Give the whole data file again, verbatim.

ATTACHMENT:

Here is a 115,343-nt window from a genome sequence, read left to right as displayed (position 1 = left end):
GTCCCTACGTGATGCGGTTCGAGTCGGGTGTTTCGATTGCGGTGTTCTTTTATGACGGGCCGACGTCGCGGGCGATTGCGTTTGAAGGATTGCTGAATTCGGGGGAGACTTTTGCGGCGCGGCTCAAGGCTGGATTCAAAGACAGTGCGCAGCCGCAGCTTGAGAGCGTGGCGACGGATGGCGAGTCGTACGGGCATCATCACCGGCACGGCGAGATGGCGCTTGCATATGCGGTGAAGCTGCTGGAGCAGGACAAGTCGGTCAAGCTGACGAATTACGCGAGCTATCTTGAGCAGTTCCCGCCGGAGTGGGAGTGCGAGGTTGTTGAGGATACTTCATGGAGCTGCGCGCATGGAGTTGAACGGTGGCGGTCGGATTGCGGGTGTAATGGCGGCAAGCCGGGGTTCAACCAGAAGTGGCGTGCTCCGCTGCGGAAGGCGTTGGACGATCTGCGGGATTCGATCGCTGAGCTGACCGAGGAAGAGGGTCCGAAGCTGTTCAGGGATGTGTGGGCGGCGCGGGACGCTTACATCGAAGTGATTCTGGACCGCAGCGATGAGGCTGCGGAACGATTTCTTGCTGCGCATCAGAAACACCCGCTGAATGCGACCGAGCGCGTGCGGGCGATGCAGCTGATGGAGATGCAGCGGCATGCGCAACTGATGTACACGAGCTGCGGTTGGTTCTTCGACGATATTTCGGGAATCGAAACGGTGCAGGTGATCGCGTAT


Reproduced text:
Here is a 115,343-nt window from a genome sequence, read left to right as displayed (position 1 = left end):
GTCCCTACGTGATGCGGTTCGAGTCGGGTGTTTCGATTGCGGTGTTCTTTTATGACGGGCCGACGTCGCGGGCGATTGCGTTTGAAGGATTGCTGAATTCGGGGGAGACTTTTGCGGCGCGGCTCAAGGCTGGATTCAAAGACAGTGCGCAGCCGCAGCTTGAGAGCGTGGCGACGGATGGCGAGTCGTACGGGCATCATCACCGGCACGGCGAGATGGCGCTTGCATATGCGGTGAAGCTGCTGGAGCAGGACAAGTCGGTCAAGCTGACGAATTACGCGAGCTATCTTGAGCAGTTCCCGCCGGAGTGGGAGTGCGAGGTTGTTGAGGATACTTCATGGAGCTGCGCGCATGGAGTTGAACGGTGGCGGTCGGATTGCGGGTGTAATGGCGGCAAGCCGGGGTTCAACCAGAAGTGGCGTGCTCCGCTGCGGAAGGCGTTGGACGATCTGCGGGATTCGATCGCTGAGCTGACCGAGGAAGAGGGTCCGAAGCTGTTCAGGGATGTGTGGGCGGCGCGGGACGCTTACATCGAAGTGATTCTGGACCGCAGCGATGAGGCTGCGGAACGATTTCTTGCTGCGCATCAGAAACACCCGCTGAATGCGACCGAGCGCGTGCGGGCGATGCAGCTGATGGAGATGCAGCGGCATGCGCAACTGATGTACACGAGCTGCGGTTGGTTCTTCGACGATATTTCGGGAATCGAAACGGTGCAGGTGATCGCGTAT